Pros and Cons of a Pete Pfitzinger Marathon Plan

A woman running a marathon after using a Pfitzinger marathon plan.

Are you looking for a training schedule to get you through 26.2 miles and hit a new PR? Well here’s an overview of a great choice – the Pete Pfitzinger marathon training plan.

Pfitz – also known as Uncle Pete – is an accomplished distance runner. He studied exercise science and wrote several books about training. He represented the U.S. in both the 1984 and 1988 olympics in the marathon. He also wrote for Running Times, when that magazine was in publication.

Pfitz is a well known name when it comes to marathon training, and a lot of runners swear by his training plans. He’s also written a book about about training for shorter races.

His marathon plans are intense, and they will definitely put you to the test. But if you can handle the training load, you will probably come out the other side stronger. Keep on reading for an overview of the plans, some pros and cons, and a few final thoughts on whether or not this is the right choice for you.

Note: This post focuses on marathon training. Here’s an overview of the Pfitz half marathon training plans.

Where Can I Learn About Pete Pfitzinger Marathon Training?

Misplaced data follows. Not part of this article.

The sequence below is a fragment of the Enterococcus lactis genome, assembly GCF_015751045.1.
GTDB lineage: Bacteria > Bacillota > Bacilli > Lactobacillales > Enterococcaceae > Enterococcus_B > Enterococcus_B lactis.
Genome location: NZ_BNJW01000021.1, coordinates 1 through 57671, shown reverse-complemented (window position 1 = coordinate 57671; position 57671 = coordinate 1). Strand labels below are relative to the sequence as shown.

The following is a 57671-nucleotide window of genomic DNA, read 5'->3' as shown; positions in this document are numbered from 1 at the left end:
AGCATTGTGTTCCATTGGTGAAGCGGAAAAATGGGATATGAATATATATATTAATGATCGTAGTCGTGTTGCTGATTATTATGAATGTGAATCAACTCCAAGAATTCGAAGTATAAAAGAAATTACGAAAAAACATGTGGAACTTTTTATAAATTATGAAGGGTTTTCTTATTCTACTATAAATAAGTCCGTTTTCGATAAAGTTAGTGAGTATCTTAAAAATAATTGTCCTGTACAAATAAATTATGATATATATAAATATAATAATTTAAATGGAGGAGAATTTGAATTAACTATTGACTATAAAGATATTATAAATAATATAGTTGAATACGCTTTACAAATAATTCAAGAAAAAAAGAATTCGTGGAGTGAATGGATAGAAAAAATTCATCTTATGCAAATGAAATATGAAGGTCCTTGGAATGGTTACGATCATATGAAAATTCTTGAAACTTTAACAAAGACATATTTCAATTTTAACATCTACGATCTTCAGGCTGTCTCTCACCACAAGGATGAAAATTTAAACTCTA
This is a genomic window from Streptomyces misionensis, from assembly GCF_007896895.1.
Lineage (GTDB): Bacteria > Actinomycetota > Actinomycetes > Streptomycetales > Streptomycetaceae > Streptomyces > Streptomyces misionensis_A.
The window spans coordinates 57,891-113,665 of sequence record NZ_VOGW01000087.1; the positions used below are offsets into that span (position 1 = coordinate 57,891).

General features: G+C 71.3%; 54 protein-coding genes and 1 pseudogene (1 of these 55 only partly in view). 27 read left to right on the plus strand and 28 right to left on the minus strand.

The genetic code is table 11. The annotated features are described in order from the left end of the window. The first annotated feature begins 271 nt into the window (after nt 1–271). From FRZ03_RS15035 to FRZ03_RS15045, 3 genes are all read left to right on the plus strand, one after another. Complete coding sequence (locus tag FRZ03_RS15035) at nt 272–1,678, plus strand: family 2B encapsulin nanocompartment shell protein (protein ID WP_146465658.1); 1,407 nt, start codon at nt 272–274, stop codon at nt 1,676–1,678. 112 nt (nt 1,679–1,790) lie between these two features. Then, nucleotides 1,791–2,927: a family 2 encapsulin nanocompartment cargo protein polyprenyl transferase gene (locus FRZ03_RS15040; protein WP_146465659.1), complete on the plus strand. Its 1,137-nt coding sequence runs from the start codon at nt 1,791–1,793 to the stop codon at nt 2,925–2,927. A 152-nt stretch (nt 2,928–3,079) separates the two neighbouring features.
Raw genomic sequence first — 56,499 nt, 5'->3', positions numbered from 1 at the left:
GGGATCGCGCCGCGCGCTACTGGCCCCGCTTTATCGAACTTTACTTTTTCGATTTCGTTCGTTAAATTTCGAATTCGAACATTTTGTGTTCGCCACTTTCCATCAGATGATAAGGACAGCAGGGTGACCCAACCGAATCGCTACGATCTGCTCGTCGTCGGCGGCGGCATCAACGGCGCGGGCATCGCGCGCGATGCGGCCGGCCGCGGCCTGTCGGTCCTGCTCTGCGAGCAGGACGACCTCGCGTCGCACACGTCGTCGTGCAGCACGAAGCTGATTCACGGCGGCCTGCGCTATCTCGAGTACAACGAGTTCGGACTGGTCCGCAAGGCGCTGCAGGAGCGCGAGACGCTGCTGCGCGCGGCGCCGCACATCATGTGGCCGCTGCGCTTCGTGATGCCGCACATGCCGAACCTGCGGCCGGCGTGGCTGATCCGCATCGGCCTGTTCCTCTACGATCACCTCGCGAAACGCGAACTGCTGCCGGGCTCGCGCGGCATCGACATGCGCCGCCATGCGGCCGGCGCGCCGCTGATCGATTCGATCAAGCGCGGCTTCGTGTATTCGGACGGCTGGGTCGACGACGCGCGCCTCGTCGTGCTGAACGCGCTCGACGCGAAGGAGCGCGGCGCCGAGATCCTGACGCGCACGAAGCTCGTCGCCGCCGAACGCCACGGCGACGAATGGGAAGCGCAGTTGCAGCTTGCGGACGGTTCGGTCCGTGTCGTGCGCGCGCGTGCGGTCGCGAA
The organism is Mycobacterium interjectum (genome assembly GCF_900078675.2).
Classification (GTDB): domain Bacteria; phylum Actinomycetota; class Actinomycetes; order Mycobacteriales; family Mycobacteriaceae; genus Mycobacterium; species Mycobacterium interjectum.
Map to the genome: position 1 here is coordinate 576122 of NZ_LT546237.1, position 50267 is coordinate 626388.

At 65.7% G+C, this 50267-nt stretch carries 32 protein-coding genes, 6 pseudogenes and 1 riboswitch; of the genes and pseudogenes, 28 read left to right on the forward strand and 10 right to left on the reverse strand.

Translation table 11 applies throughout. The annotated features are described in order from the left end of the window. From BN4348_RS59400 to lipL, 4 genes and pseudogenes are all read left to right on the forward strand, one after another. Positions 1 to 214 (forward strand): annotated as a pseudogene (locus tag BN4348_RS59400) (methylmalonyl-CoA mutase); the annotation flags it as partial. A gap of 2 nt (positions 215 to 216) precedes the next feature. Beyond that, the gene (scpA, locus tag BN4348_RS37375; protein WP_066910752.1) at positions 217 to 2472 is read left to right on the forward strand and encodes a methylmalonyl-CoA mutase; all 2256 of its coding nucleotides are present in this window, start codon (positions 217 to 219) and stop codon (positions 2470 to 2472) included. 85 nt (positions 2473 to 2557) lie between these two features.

Pete has written several books about training, but he deals directly with the marathon in Advanced Marathoning. If you’re looking at a shorter race, check out Faster Road Racing. He deals with a lot of the same underlying concepts in both books, but the training plans are tailored specifically to each type of race.

In the book, Pete lays out some of the exercise science behind running training. He goes into detail about lactate threshold, VO2 max, and running economy – and their role in determining running performance.

For a marathon, his training philosophy emphasizes endurance throughout the entire training block. He does this through mid-week medium long runs and traditional weekend long runs. He incorporates some hill sprints and strides for speed work, as well as a little bit of VO2 max work. The rest of the workouts deal focus on lactate threshold.

Another interesting chapter focuses on supplementary training. It has illustrations of stretches as well as weight lifting routines. This chapter also includes a brief discussion of different types of cross training.

There’s also a chapter dedicated to diet. There are a lot of misconceptions around what and how much runners should eat, and this chapter does a great job of cutting through the non-sense. He clearly explains the role of glycogen as an energy source, and suggests a simple, well-rounded diet to keep yourself sufficiently fueled. This is also of particular importance to marathoners given the need to fuel during the race.

Another topic he delves into is multiple marathoning. A lot of runners have questions about what to do if they are trying to run two marathons in a short amount of time. He has some suggestions, as well as recommended schedules for anywhere from 4 weeks to 12 weeks between marathons.

Finally, the book ends with several charts to help you determine paces for your workouts and your race. This is a good reason to make sure that you have a copy of the book, since some of his training paces are different from other training methodologies.

What Makes Pete Special?

There are a lot of similarities between a Pfitz marathon training plan and other training plans, but a few things set him apart.